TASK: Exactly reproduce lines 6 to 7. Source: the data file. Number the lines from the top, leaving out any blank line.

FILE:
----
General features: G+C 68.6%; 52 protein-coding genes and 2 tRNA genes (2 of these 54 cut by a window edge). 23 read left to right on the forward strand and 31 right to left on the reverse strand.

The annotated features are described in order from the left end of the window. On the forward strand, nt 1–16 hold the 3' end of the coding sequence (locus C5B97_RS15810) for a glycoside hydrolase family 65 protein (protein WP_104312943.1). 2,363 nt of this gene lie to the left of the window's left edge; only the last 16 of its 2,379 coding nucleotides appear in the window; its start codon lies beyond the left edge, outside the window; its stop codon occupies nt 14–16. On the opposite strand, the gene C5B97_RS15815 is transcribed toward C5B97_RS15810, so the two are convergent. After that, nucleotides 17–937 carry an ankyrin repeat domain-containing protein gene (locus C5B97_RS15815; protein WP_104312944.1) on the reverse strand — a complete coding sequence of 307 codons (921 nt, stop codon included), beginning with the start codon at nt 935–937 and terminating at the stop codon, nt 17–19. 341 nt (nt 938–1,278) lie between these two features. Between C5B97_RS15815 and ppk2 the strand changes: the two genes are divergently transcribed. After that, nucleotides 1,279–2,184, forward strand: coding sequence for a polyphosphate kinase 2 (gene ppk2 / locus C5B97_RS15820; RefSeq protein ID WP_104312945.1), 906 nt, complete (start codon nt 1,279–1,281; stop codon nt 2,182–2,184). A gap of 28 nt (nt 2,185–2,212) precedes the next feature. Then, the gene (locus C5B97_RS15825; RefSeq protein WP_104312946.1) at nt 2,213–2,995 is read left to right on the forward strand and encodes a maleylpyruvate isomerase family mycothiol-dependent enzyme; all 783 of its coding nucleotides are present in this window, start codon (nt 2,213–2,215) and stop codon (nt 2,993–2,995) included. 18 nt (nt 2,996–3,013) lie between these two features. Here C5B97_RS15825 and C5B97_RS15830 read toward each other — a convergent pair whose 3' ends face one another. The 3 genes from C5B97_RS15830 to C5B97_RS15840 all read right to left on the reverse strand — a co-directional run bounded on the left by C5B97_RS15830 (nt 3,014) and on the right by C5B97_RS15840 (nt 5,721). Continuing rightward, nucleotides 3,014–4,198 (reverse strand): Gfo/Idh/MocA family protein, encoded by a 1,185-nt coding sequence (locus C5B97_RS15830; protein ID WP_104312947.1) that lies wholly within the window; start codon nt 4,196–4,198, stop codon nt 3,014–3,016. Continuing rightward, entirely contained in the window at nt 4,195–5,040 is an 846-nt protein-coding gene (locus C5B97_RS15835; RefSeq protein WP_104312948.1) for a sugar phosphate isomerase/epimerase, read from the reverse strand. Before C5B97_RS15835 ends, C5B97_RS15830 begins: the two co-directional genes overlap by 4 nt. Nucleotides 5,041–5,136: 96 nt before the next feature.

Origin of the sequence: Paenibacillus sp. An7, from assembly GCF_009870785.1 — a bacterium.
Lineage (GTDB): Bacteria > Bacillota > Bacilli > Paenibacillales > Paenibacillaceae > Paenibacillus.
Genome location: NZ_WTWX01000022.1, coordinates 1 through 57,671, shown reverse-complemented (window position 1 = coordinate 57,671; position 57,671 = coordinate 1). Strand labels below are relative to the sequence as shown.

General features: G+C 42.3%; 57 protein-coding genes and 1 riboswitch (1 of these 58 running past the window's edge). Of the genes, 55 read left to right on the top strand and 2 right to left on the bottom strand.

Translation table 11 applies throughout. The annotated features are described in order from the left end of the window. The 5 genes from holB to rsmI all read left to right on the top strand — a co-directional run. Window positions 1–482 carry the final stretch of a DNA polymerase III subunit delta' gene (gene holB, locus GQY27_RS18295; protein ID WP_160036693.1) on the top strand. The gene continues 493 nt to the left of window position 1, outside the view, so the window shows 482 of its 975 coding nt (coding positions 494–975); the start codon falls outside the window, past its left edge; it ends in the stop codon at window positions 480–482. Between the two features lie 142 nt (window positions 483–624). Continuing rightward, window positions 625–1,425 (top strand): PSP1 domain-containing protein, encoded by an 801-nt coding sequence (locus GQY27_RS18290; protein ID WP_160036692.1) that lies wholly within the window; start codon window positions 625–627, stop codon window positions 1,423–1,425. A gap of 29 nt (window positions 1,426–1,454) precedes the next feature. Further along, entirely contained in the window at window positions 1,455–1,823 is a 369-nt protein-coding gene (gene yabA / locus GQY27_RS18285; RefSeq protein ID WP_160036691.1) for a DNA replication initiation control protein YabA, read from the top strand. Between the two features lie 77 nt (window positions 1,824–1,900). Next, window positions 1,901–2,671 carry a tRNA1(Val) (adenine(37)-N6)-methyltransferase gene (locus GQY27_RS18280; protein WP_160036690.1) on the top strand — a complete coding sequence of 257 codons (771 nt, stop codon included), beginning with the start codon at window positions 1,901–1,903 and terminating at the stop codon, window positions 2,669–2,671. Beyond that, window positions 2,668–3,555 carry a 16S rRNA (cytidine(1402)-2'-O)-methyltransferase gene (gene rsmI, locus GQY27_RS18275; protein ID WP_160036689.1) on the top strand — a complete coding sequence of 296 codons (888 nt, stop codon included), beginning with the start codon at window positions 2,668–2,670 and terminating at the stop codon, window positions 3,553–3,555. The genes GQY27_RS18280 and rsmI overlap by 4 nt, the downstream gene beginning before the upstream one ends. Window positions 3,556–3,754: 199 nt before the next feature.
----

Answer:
General features: G+C 42.3%; 57 protein-coding genes and 1 riboswitch (1 of these 58 running past the window's edge). Of the genes, 55 read left to right on the top strand and 2 right to left on the bottom strand.

Translation table 11 applies throughout. The annotated features are described in order from the left end of the window. The 5 genes from holB to rsmI all read left to right on the top strand — a co-directional run. Window positions 1–482 carry the final stretch of a DNA polymerase III subunit delta' gene (gene holB, locus GQY27_RS18295; protein ID WP_160036693.1) on the top strand. The gene continues 493 nt to the left of window position 1, outside the view, so the window shows 482 of its 975 coding nt (coding positions 494–975); the start codon falls outside the window, past its left edge; it ends in the stop codon at window positions 480–482. Between the two features lie 142 nt (window positions 483–624). Continuing rightward, window positions 625–1,425 (top strand): PSP1 domain-containing protein, encoded by an 801-nt coding sequence (locus GQY27_RS18290; protein ID WP_160036692.1) that lies wholly within the window; start codon window positions 625–627, stop codon window positions 1,423–1,425. A gap of 29 nt (window positions 1,426–1,454) precedes the next feature. Further along, entirely contained in the window at window positions 1,455–1,823 is a 369-nt protein-coding gene (gene yabA / locus GQY27_RS18285; RefSeq protein ID WP_160036691.1) for a DNA replication initiation control protein YabA, read from the top strand. Between the two features lie 77 nt (window positions 1,824–1,900). Next, window positions 1,901–2,671 carry a tRNA1(Val) (adenine(37)-N6)-methyltransferase gene (locus GQY27_RS18280; protein WP_160036690.1) on the top strand — a complete coding sequence of 257 codons (771 nt, stop codon included), beginning with the start codon at window positions 1,901–1,903 and terminating at the stop codon, window positions 2,669–2,671. Beyond that, window positions 2,668–3,555 carry a 16S rRNA (cytidine(1402)-2'-O)-methyltransferase gene (gene rsmI, locus GQY27_RS18275; protein ID WP_160036689.1) on the top strand — a complete coding sequence of 296 codons (888 nt, stop codon included), beginning with the start codon at window positions 2,668–2,670 and terminating at the stop codon, window positions 3,553–3,555. The genes GQY27_RS18280 and rsmI overlap by 4 nt, the downstream gene beginning before the upstream one ends. Window positions 3,556–3,754: 199 nt before the next feature.